I don’t think I have ever seen Shadow so free-spirited and so filthy! In the human world, he had just experienced high-end beauty treatment, a mud bath, and a full body scrub. He was now the fully exfoliated canine.
As Min commented on to how dirty Shads was, I was feeling rather proud. Proud, because Shadow was being his natural self. For a brief second, he looked my way seeking a parental permission nod. I encouraged him and cheered him on, which seem to induce one of his happy dance sprints.
To see a former abused and neglected homeless dog footloose and fancy-free was a joy to watch. I wondered how many abused and neglected kids ever get a second chance at childhood.
How many adults ever permit themselves to have a second crack at childhood?
At times I feel ‘growing myself’ up meant giving myself all the things I felt my childhood lacked or missed. Many years ago, a close friend asked me what was the key ingredient to my friendship with Min. To me, it was very simple. We gave each other our childhood back. We encouraged one another to play, be silly, and pretend that we were two latch key kids raising ourselves.
I think we offered Shadow a similar situation, the only difference is he has two very involved parents that encouraged him to PLAY!
After our mud encounter, we continued following the hoses that ultimately would lead to our spring.
Have you ever created and sold a fantasy reality to yourself?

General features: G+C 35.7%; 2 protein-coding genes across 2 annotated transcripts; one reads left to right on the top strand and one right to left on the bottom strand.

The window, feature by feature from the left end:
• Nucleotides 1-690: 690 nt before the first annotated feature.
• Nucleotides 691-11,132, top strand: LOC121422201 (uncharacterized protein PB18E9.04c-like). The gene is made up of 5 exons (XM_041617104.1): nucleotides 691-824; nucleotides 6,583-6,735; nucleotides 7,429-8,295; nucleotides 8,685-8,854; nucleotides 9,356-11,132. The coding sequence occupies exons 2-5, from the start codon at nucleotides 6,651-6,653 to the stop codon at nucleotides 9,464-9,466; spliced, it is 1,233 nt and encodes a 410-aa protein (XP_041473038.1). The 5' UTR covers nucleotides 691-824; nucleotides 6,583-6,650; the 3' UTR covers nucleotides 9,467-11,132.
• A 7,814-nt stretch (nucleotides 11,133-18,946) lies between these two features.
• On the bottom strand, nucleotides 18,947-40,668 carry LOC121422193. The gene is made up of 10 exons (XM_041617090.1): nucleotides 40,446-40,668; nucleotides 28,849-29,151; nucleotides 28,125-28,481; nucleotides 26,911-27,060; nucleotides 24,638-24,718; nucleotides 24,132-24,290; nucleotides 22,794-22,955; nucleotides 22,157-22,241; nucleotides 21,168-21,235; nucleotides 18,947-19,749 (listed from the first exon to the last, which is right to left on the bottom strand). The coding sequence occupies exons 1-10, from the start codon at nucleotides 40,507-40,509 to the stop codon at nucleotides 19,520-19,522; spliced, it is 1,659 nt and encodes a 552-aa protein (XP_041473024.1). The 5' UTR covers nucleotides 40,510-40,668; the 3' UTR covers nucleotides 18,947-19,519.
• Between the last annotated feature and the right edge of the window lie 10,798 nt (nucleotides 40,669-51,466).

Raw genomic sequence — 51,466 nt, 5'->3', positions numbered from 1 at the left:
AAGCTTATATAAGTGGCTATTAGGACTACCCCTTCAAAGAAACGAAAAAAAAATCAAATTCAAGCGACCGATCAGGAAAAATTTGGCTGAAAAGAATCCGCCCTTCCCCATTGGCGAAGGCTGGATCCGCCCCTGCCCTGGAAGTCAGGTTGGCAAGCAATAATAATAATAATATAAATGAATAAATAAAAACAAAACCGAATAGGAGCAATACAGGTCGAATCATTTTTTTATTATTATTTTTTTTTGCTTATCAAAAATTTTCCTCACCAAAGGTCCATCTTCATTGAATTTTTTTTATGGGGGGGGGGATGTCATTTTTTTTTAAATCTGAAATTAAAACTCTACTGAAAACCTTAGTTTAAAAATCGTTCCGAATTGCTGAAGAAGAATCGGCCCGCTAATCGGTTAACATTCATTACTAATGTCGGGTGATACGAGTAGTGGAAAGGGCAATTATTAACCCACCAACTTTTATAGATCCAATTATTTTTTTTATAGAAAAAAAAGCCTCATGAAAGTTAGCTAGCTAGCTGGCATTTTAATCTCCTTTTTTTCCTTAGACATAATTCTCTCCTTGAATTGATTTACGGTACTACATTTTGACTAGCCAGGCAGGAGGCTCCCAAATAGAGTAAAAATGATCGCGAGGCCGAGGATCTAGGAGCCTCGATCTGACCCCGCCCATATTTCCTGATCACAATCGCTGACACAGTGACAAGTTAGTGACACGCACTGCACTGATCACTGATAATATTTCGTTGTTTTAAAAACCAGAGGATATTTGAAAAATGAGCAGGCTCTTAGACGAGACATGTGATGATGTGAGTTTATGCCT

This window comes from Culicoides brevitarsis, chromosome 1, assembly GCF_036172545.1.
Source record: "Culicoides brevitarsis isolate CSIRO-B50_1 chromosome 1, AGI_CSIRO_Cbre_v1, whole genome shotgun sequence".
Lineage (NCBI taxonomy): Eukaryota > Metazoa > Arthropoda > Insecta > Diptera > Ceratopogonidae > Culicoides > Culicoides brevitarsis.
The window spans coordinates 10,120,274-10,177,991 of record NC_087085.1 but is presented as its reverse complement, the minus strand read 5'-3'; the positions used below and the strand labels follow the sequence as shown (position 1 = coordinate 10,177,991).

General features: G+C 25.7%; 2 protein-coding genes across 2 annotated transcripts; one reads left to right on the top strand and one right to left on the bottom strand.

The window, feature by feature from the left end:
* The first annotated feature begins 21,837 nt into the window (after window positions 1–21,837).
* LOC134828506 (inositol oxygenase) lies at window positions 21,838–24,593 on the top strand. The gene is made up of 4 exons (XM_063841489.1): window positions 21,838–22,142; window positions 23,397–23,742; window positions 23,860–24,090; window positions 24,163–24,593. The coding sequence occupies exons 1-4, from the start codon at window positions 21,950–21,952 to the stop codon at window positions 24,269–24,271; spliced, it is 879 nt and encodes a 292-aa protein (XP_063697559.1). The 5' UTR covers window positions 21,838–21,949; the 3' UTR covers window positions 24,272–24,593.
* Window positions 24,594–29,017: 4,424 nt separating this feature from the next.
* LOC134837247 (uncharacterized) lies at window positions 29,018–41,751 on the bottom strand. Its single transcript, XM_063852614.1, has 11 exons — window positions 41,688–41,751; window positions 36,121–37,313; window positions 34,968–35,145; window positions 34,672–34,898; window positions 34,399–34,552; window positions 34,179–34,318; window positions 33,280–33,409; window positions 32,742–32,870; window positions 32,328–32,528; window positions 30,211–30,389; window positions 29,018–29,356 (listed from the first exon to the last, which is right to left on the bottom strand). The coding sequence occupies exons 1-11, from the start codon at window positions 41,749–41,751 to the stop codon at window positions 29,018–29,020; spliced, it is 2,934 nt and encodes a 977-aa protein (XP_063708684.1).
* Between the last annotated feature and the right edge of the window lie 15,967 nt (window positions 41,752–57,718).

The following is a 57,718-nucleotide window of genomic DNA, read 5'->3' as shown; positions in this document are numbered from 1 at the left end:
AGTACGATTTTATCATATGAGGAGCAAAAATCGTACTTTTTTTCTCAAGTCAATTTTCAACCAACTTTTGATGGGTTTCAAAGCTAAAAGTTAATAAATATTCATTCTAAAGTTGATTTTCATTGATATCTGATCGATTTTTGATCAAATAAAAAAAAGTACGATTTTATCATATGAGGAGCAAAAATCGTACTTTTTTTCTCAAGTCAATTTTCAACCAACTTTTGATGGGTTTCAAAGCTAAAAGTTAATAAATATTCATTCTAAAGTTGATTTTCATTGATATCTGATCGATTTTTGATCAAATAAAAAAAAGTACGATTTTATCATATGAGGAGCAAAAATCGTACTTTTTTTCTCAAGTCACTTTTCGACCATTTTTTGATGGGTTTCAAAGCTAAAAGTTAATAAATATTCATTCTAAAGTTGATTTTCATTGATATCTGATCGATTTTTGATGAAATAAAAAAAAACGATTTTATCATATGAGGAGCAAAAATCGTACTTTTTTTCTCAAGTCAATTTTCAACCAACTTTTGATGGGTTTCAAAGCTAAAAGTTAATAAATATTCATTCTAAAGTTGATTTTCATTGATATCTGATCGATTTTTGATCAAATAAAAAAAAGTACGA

Perhaps you imagined or envisioned a work of simplicity into something far more elaborate.
Based on my experience within the desert, it seemed imaginable that deep within the Vermilion Cliffs lies a desert oasis. Somehow I had created a mental picture of our water source, even before I had seen it. Perhaps it was a pond, a pool of water, the ultimate liquid paradise where all creatures, great and small, come to hydrate and recuperate from the extremes of desert living.
Blame it on my imagination, or perhaps watching too many Disney movies as a kid. The reality, there was no oasis; it was simply a hose lowered down a rock opening.
As we hiked deeper into the cliffs, the more surreal the terrain and landscape became. Was I surrounded by the Vermilion Cliffs, or was I headed for a planet yet to be discovered?
I wondered what Shadow thought! This desert landscape was not reflective of his former surrounding in the Fresno canals.
On our first backyard hike, Shadow has been exposed to a completely new environment. He displayed a great understanding of heights, and depth perception when it came to rim walking. He possessed great balance and knew how to slide down a gravel decline in a controlled manner. He instinctively seemed to be very cautious of cacti and paid close attention when negotiating paths with the prickly monsters. With that said, I knew at some point he would fall victim to a cacti. I just prayed no prickles would be lodged in his precious little face.
As the sun started to set, we headed for home. Covered in dust, dirt and mud I feel like we all got a chance to taste, touch, feel, see and experience our new backyard.
My life was falling into place. I felt I was where I wanted and needed to be. Vermilion Cliffs may be an isolated outpost; however, I feel I-SOUL-ated. The one thing I could never afford was TIME. TIME is the currency I now operate in, and I feel very lucky!